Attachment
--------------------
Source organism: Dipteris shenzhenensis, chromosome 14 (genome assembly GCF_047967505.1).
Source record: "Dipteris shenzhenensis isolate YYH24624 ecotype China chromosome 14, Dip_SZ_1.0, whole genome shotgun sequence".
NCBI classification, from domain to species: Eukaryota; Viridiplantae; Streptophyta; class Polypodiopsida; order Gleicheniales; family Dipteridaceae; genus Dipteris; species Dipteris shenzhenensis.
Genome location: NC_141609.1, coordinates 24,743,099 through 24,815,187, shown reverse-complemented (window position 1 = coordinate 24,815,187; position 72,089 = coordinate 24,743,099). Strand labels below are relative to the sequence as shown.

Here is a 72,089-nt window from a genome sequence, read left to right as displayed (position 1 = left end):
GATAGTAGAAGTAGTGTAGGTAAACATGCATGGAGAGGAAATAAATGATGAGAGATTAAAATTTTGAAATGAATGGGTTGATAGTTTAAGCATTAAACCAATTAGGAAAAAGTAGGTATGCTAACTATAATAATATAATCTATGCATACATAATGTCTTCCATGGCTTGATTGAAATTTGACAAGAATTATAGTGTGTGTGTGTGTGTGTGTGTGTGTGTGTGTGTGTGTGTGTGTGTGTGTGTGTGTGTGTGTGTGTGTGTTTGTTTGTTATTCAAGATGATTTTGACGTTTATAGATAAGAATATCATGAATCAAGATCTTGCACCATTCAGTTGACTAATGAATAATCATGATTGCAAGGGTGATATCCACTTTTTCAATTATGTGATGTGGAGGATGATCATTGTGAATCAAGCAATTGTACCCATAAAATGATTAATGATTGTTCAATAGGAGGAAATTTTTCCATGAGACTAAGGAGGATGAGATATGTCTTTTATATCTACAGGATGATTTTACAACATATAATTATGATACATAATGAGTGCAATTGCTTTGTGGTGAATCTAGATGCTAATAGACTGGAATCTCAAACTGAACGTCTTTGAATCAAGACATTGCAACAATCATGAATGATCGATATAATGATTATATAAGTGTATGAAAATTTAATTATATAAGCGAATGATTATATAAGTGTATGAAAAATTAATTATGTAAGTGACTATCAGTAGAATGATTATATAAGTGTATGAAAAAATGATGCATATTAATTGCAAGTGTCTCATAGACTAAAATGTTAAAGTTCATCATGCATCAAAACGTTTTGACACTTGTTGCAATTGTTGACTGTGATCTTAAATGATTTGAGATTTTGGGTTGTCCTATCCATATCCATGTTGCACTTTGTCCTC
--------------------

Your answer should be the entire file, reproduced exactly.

Source organism: Dipteris shenzhenensis, chromosome 14 (genome assembly GCF_047967505.1).
Source record: "Dipteris shenzhenensis isolate YYH24624 ecotype China chromosome 14, Dip_SZ_1.0, whole genome shotgun sequence".
NCBI classification, from domain to species: Eukaryota; Viridiplantae; Streptophyta; class Polypodiopsida; order Gleicheniales; family Dipteridaceae; genus Dipteris; species Dipteris shenzhenensis.
Genome location: NC_141609.1, coordinates 24,743,099 through 24,815,187, shown reverse-complemented (window position 1 = coordinate 24,815,187; position 72,089 = coordinate 24,743,099). Strand labels below are relative to the sequence as shown.

Here is a 72,089-nt window from a genome sequence, read left to right as displayed (position 1 = left end):
GATAGTAGAAGTAGTGTAGGTAAACATGCATGGAGAGGAAATAAATGATGAGAGATTAAAATTTTGAAATGAATGGGTTGATAGTTTAAGCATTAAACCAATTAGGAAAAAGTAGGTATGCTAACTATAATAATATAATCTATGCATACATAATGTCTTCCATGGCTTGATTGAAATTTGACAAGAATTATAGTGTGTGTGTGTGTGTGTGTGTGTGTGTGTGTGTGTGTGTGTGTGTGTGTGTGTGTGTGTGTGTGTGTGTTTGTTTGTTATTCAAGATGATTTTGACGTTTATAGATAAGAATATCATGAATCAAGATCTTGCACCATTCAGTTGACTAATGAATAATCATGATTGCAAGGGTGATATCCACTTTTTCAATTATGTGATGTGGAGGATGATCATTGTGAATCAAGCAATTGTACCCATAAAATGATTAATGATTGTTCAATAGGAGGAAATTTTTCCATGAGACTAAGGAGGATGAGATATGTCTTTTATATCTACAGGATGATTTTACAACATATAATTATGATACATAATGAGTGCAATTGCTTTGTGGTGAATCTAGATGCTAATAGACTGGAATCTCAAACTGAACGTCTTTGAATCAAGACATTGCAACAATCATGAATGATCGATATAATGATTATATAAGTGTATGAAAATTTAATTATATAAGCGAATGATTATATAAGTGTATGAAAAATTAATTATGTAAGTGACTATCAGTAGAATGATTATATAAGTGTATGAAAAAATGATGCATATTAATTGCAAGTGTCTCATAGACTAAAATGTTAAAGTTCATCATGCATCAAAACGTTTTGACACTTGTTGCAATTGTTGACTGTGATCTTAAATGATTTGAGATTTTGGGTTGTCCTATCCATATCCATGTTGCACTTTGTCCTC